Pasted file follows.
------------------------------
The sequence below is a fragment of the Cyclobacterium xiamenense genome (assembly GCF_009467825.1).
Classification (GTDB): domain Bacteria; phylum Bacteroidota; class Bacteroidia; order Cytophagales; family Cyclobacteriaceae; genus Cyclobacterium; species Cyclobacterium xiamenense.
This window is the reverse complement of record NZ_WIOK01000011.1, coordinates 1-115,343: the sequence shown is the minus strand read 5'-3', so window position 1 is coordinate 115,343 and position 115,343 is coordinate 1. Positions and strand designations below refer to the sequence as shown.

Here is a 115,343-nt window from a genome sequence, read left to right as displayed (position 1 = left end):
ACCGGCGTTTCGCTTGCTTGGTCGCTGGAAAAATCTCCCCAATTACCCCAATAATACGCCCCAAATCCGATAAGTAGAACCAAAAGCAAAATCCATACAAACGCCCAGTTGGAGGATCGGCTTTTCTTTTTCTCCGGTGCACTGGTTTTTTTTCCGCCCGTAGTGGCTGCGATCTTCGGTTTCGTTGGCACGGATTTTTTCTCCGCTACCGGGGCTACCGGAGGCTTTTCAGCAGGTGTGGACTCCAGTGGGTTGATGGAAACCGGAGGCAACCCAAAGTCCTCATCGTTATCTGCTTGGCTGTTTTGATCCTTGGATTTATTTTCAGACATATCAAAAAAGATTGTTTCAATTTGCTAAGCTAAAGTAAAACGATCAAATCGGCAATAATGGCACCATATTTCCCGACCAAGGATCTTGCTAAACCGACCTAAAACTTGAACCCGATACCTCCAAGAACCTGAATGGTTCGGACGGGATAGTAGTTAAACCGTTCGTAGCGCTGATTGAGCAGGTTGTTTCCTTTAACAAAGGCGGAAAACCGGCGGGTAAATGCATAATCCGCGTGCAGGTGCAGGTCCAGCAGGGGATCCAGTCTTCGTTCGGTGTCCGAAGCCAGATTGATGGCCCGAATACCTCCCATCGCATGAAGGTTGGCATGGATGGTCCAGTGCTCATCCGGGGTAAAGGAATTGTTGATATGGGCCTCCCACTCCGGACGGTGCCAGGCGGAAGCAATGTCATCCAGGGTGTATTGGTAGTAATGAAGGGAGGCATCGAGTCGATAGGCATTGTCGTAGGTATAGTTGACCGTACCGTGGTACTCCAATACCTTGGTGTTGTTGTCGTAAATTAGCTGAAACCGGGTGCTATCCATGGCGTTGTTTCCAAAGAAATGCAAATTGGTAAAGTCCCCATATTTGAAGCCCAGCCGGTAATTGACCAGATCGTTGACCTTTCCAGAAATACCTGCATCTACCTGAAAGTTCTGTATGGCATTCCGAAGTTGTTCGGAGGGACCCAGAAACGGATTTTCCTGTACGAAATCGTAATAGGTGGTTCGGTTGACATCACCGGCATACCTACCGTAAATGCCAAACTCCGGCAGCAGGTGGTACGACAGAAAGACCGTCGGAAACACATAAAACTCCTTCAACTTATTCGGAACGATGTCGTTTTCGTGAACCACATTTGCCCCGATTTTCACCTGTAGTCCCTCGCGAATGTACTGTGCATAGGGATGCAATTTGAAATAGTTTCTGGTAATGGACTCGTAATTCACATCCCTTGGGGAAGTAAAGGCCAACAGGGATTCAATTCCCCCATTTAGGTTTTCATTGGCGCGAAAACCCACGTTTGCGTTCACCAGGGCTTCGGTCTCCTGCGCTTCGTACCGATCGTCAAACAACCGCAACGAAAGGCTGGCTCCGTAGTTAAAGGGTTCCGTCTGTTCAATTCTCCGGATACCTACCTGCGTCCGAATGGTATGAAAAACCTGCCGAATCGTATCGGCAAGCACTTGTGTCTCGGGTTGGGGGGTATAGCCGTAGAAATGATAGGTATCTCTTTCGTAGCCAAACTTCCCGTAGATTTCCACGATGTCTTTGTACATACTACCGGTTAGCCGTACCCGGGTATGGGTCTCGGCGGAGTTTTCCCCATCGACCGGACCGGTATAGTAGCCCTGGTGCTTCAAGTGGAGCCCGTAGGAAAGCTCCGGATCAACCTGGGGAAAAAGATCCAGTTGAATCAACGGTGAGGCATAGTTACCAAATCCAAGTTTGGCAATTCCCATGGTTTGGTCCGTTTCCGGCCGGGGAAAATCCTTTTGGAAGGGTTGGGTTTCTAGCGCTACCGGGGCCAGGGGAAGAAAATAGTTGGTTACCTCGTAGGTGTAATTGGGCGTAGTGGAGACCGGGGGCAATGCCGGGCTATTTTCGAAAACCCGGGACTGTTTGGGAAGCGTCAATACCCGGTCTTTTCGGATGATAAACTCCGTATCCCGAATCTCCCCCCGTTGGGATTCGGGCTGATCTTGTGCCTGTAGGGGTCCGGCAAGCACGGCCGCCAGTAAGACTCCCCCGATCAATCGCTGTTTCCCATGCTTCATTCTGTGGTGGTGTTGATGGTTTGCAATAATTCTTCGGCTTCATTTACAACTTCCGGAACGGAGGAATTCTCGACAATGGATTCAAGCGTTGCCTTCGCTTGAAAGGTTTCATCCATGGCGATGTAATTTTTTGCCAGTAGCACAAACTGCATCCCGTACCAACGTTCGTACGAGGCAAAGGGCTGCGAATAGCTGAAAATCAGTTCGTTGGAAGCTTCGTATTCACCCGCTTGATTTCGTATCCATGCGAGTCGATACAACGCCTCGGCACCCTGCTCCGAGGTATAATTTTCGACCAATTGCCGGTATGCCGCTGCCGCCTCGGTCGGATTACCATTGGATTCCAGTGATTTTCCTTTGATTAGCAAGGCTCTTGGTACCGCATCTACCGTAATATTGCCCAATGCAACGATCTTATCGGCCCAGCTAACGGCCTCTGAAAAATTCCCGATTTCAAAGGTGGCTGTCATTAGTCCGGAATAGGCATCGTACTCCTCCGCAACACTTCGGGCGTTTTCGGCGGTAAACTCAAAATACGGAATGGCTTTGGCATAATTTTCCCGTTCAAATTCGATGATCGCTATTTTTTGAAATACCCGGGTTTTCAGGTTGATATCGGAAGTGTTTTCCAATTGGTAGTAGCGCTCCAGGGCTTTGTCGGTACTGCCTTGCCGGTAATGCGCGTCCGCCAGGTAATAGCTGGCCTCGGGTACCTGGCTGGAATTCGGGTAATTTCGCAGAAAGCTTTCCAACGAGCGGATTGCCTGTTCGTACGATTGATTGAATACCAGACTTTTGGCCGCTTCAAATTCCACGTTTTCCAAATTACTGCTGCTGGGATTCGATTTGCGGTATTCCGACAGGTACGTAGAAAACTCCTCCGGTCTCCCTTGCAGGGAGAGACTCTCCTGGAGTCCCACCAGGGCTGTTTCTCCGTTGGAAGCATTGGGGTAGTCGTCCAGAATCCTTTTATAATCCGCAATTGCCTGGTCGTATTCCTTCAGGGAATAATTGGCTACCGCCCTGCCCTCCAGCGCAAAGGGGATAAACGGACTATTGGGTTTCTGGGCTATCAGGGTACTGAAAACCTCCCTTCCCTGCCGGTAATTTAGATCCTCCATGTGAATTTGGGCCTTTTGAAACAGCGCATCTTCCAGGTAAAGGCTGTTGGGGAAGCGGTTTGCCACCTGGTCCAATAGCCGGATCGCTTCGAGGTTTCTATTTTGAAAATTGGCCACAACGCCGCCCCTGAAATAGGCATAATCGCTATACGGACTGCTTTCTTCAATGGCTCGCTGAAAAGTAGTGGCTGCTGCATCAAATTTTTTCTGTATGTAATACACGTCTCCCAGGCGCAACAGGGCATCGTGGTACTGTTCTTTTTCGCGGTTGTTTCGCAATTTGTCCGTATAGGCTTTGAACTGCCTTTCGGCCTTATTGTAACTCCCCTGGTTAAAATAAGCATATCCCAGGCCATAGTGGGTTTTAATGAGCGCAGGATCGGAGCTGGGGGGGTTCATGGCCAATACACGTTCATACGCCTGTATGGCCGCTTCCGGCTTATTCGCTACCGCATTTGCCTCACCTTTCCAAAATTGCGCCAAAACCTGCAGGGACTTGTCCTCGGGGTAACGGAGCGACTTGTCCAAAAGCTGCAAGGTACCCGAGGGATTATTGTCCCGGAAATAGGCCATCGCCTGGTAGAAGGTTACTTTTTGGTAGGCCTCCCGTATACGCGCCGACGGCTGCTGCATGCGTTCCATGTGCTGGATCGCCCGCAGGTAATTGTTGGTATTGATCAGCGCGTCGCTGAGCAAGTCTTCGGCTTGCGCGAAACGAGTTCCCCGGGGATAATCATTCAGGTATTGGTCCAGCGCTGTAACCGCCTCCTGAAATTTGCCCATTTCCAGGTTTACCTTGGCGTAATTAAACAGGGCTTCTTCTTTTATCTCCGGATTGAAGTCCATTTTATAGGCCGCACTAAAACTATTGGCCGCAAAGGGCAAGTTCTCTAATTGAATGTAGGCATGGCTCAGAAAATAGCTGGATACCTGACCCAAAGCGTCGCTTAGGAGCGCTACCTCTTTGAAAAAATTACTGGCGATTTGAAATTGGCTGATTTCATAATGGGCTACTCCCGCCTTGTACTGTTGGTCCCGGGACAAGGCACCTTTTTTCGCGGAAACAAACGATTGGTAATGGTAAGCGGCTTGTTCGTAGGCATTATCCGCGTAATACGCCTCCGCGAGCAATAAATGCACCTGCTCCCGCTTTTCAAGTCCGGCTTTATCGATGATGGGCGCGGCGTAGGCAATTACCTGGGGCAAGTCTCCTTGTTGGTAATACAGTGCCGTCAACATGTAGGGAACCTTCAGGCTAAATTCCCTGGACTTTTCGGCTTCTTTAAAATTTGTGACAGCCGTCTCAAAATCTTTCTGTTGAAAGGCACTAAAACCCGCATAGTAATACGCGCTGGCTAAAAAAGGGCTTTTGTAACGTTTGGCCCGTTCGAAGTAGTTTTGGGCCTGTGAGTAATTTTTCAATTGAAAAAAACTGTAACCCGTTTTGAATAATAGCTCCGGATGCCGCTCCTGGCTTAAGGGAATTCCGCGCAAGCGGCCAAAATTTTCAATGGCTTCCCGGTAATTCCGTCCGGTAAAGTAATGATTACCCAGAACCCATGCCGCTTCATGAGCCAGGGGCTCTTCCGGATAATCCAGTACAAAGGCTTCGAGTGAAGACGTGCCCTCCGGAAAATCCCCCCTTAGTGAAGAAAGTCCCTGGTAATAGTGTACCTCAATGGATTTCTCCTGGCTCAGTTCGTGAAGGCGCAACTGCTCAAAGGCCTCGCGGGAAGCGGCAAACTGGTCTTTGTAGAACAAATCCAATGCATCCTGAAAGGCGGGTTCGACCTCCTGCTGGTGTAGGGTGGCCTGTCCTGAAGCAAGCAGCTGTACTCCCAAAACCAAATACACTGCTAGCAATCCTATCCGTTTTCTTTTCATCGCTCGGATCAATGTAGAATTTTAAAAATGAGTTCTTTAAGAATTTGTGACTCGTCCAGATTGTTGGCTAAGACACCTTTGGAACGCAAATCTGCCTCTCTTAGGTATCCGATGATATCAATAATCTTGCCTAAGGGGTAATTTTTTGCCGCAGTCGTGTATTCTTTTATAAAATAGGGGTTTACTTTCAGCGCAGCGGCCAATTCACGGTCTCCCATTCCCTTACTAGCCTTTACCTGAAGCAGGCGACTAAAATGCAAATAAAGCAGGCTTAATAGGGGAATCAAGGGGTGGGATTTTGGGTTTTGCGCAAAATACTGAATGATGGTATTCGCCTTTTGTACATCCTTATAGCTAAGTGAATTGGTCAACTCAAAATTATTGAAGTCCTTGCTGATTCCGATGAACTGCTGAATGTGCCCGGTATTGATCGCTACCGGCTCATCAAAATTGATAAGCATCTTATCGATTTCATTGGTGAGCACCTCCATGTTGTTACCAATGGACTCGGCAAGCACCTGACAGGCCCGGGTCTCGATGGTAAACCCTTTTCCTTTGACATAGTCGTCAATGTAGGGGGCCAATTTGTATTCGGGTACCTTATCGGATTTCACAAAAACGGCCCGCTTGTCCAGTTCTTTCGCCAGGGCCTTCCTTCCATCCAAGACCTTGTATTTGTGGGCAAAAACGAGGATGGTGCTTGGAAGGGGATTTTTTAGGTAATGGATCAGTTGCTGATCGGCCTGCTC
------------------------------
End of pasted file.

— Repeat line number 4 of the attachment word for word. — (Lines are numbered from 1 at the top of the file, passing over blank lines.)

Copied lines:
Here is a 115,343-nt window from a genome sequence, read left to right as displayed (position 1 = left end):